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Heb. iv. 13. All things are naked and opened unto the eyes of

him with whom we have to do. . MEN will commit those things in secret, which they would not commit, if they knew that the eye of a fellowcreature was upon them

But, if they duly considered the omniscience of God, they would be as watchful over their conciuct in their

most hidden recesses, as they now are in the noon. day

Yea, they would impose a far greater restraint on their inmost thoughts, than they now do on their outward actions

To fortify the Hebrews against apostasy, the apostle endeavoured to impress upon their minds the thought, that every motion of their hearts was strictly noticed by God

From his words we shall consider 1. The omniscience of God

“ There is not any thing in the whole creation which is not manifest in his sight-At one glance he beholds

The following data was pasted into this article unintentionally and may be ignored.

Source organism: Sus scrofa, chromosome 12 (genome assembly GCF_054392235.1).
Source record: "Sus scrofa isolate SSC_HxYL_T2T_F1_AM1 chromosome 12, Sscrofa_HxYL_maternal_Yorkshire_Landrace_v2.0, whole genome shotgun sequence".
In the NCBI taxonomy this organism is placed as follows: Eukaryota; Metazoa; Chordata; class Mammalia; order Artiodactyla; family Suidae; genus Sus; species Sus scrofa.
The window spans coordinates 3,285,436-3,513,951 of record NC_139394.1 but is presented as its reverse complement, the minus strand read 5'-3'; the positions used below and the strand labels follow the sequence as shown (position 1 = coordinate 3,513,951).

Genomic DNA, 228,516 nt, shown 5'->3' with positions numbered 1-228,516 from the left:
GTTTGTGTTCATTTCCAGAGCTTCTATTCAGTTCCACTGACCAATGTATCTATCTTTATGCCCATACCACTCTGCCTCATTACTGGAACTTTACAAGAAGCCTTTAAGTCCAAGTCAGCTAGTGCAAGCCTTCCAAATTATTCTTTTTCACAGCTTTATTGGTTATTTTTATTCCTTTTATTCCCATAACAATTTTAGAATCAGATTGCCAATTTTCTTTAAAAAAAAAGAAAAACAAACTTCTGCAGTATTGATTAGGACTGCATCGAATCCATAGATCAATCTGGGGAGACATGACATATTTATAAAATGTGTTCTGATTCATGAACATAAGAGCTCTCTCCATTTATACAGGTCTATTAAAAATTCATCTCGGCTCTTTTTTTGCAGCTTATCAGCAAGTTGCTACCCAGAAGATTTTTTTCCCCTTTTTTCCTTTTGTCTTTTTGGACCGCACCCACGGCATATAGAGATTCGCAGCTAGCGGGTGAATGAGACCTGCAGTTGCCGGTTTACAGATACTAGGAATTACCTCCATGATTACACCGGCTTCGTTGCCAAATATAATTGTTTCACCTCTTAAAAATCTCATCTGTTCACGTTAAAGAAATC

all

1. Things

[All that is past, however long since, or however forgotten by us, is as fresh in his memory, as if it had been transacted this very momente

All present things, in whatever quarter of the globe, and however hidden from mortal eyes, are visible to himb-

All future events, whomsoever they concern, even the eternal states of all that ever shall be born, are known by him with as much certainty as if they were already accomplishede---] 2. Men.

[The actions of men are not only noticed by him, but weighed in a most perfect balanced

Their words are all distinctly heard by him, and recorded before him